The vast majority of worldwide imports and exports are carried by sea, whether in bulk form, for example, oil, grain and coal, or as containerised cargo. This course covers the international contractual arrangements that facilitate this trade, with a focus on the contracts for the carriage of such goods by sea, including charterparties and bills of lading, as well as the insurance contracts that ensure the viability of this maritime trade. The course covers the solutions adopted in the international standard form contracts used in international trade and the interpretations of these by the courts in the context of mandatory international conventions such as the Hague-Visby Rules or the Rotterdam Convention. Given the international focus of this course it will suite both Australian and overseas students and provides the basis for the consideration of a range of other international trade issue. For a comprehensive coverage of international maritime law, this course should be taken together with LAWS7865 International Admiralty and Maritime Law.

Professor Craig ForrestProfessor Craig Forrest

Professor Craig Forrest is the Director of the Marine and Shipping Law Unit, and Fellow of the Centre for Public, International and Comparative Law. Professor Forrest teaches and undertakes research in the areas of maritime law, private international law and cultural heritage law. He has published widely in these areas, and contributed directly to national and international public policy development through advice and workshops provided to the United States, United Kingdom, South African and Australian governments, and directly to the drafting of national legislation and international law. In maritime law, Professor Forrest has provided advice to both government and the industry in relation to the law of the sea and wet maritime law. He supervises United Nations Division of Ocean Affairs and Law of the Sea Nippon Fellows.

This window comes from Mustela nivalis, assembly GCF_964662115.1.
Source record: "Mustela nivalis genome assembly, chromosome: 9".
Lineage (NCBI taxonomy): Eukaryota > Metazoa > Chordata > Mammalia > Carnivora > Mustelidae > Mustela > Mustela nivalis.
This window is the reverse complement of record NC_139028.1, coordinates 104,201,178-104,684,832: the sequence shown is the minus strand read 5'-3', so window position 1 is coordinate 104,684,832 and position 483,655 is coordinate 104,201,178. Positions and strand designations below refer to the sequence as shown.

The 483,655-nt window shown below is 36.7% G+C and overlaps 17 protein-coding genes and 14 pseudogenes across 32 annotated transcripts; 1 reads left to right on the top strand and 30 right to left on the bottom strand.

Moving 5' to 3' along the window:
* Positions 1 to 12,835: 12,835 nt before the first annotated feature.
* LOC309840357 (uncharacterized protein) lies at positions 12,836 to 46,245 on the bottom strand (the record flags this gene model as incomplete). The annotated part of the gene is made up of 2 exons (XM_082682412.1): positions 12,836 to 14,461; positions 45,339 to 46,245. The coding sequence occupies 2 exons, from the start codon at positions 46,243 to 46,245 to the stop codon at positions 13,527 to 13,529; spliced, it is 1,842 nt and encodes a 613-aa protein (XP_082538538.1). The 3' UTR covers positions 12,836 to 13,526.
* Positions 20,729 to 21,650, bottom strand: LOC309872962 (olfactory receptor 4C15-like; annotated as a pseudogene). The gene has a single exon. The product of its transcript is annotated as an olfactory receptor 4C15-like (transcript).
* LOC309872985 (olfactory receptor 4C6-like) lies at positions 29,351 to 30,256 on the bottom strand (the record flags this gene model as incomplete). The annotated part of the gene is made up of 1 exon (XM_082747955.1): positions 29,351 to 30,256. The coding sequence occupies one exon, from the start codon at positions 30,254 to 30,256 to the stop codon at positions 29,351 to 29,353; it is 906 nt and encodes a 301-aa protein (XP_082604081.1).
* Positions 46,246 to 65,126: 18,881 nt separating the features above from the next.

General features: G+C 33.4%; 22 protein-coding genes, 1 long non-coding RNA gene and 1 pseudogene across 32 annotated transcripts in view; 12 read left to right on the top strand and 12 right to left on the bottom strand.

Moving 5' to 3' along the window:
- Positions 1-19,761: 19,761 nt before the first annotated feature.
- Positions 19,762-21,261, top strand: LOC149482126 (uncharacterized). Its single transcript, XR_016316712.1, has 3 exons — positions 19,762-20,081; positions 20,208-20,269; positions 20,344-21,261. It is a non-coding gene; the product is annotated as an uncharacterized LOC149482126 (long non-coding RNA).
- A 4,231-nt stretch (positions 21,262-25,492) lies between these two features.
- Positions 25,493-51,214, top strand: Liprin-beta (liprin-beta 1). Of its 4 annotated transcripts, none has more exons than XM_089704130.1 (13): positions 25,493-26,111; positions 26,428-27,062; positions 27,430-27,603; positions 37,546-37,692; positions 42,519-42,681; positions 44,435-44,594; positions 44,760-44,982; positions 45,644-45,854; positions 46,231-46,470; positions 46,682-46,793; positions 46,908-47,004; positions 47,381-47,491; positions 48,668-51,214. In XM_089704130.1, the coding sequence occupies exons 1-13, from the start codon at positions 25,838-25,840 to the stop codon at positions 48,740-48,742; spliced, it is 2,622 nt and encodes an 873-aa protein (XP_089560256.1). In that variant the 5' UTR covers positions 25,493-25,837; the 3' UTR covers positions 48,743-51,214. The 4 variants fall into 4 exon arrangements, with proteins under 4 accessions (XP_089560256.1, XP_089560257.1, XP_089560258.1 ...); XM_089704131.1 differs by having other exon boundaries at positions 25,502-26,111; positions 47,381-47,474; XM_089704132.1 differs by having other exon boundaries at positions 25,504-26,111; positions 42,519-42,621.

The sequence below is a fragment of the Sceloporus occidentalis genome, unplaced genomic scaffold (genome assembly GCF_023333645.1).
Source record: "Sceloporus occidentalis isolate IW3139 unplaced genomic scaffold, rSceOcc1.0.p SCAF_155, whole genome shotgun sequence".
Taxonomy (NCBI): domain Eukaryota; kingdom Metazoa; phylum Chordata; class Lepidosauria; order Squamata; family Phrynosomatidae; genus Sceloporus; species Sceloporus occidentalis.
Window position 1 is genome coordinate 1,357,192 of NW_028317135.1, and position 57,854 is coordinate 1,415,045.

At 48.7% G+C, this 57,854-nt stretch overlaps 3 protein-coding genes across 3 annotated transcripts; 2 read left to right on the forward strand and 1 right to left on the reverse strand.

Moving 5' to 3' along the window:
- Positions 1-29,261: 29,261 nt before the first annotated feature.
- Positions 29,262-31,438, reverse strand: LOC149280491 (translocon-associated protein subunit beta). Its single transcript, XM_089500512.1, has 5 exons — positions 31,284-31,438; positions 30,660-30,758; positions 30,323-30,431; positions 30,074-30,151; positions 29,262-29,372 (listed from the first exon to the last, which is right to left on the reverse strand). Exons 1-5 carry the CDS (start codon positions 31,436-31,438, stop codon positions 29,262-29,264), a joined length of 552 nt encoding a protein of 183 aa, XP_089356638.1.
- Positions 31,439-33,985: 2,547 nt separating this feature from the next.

Profile photo of Rosemary GibsonRosemary Gibson

Ms Rosemary Gibson is also an experienced commercial litigator. Ms Gibson practised as a commercial lawyer for many years, most recently in the Shipping & Transport team at a leading Queensland law firm, where she advised clients on a range of matters including cargo and wharf damage claims, ship groundings, charterparty disputes and marine insurance matters. In 2016, Ms Gibson was one of the primary lawyers in the high profile Shen Neng 1 litigation.

Ms Gibson is actively involved in the maritime law community. In July 2018, Ms Gibson presented a paper at the Global Shipping Law Forum hosted by the University of Queensland. Ms Gibson has acted as a volunteer arbitrator for the International Maritime Law Arbitration Moot (IMLAM) and is the Secretary of the Queensland branch of the Maritime Law Association of Australia and New Zealand (MLAANZ).

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    This course may also be taken as a CPD course or a non-award course. 

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